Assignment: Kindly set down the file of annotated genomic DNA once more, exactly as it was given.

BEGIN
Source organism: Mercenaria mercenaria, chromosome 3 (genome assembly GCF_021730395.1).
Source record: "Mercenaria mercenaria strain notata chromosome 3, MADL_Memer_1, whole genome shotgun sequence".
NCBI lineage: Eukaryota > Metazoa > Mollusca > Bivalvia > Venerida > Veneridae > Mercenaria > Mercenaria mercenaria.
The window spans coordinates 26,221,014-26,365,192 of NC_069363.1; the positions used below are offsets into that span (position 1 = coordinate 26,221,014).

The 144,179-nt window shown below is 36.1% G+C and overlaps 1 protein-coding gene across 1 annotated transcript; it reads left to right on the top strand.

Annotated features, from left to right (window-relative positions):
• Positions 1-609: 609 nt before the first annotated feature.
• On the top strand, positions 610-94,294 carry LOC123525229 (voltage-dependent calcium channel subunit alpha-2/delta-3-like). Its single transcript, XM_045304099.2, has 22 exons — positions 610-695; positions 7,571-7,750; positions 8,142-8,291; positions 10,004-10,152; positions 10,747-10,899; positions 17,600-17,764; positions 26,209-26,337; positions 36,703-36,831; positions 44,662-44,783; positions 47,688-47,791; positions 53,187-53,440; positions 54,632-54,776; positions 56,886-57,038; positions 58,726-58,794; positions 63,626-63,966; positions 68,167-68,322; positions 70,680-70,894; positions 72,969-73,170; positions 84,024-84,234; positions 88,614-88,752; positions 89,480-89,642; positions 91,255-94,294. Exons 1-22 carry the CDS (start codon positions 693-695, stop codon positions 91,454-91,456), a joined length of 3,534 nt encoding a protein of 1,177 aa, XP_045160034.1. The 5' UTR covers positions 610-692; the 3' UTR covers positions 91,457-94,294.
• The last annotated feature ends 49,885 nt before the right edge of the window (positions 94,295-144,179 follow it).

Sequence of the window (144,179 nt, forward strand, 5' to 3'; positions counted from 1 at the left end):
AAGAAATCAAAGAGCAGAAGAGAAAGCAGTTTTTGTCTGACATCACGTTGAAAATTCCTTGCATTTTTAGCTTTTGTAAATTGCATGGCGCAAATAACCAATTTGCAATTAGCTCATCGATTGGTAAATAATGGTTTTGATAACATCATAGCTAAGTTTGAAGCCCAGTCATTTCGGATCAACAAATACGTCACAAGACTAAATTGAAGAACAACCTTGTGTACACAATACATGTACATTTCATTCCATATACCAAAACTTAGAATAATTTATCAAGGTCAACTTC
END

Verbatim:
Source organism: Mercenaria mercenaria, chromosome 3 (genome assembly GCF_021730395.1).
Source record: "Mercenaria mercenaria strain notata chromosome 3, MADL_Memer_1, whole genome shotgun sequence".
NCBI lineage: Eukaryota > Metazoa > Mollusca > Bivalvia > Venerida > Veneridae > Mercenaria > Mercenaria mercenaria.
The window spans coordinates 26,221,014-26,365,192 of NC_069363.1; the positions used below are offsets into that span (position 1 = coordinate 26,221,014).

The 144,179-nt window shown below is 36.1% G+C and overlaps 1 protein-coding gene across 1 annotated transcript; it reads left to right on the top strand.

Annotated features, from left to right (window-relative positions):
• Positions 1-609: 609 nt before the first annotated feature.
• On the top strand, positions 610-94,294 carry LOC123525229 (voltage-dependent calcium channel subunit alpha-2/delta-3-like). Its single transcript, XM_045304099.2, has 22 exons — positions 610-695; positions 7,571-7,750; positions 8,142-8,291; positions 10,004-10,152; positions 10,747-10,899; positions 17,600-17,764; positions 26,209-26,337; positions 36,703-36,831; positions 44,662-44,783; positions 47,688-47,791; positions 53,187-53,440; positions 54,632-54,776; positions 56,886-57,038; positions 58,726-58,794; positions 63,626-63,966; positions 68,167-68,322; positions 70,680-70,894; positions 72,969-73,170; positions 84,024-84,234; positions 88,614-88,752; positions 89,480-89,642; positions 91,255-94,294. Exons 1-22 carry the CDS (start codon positions 693-695, stop codon positions 91,454-91,456), a joined length of 3,534 nt encoding a protein of 1,177 aa, XP_045160034.1. The 5' UTR covers positions 610-692; the 3' UTR covers positions 91,457-94,294.
• The last annotated feature ends 49,885 nt before the right edge of the window (positions 94,295-144,179 follow it).

Sequence of the window (144,179 nt, forward strand, 5' to 3'; positions counted from 1 at the left end):
AAGAAATCAAAGAGCAGAAGAGAAAGCAGTTTTTGTCTGACATCACGTTGAAAATTCCTTGCATTTTTAGCTTTTGTAAATTGCATGGCGCAAATAACCAATTTGCAATTAGCTCATCGATTGGTAAATAATGGTTTTGATAACATCATAGCTAAGTTTGAAGCCCAGTCATTTCGGATCAACAAATACGTCACAAGACTAAATTGAAGAACAACCTTGTGTACACAATACATGTACATTTCATTCCATATACCAAAACTTAGAATAATTTATCAAGGTCAACTTC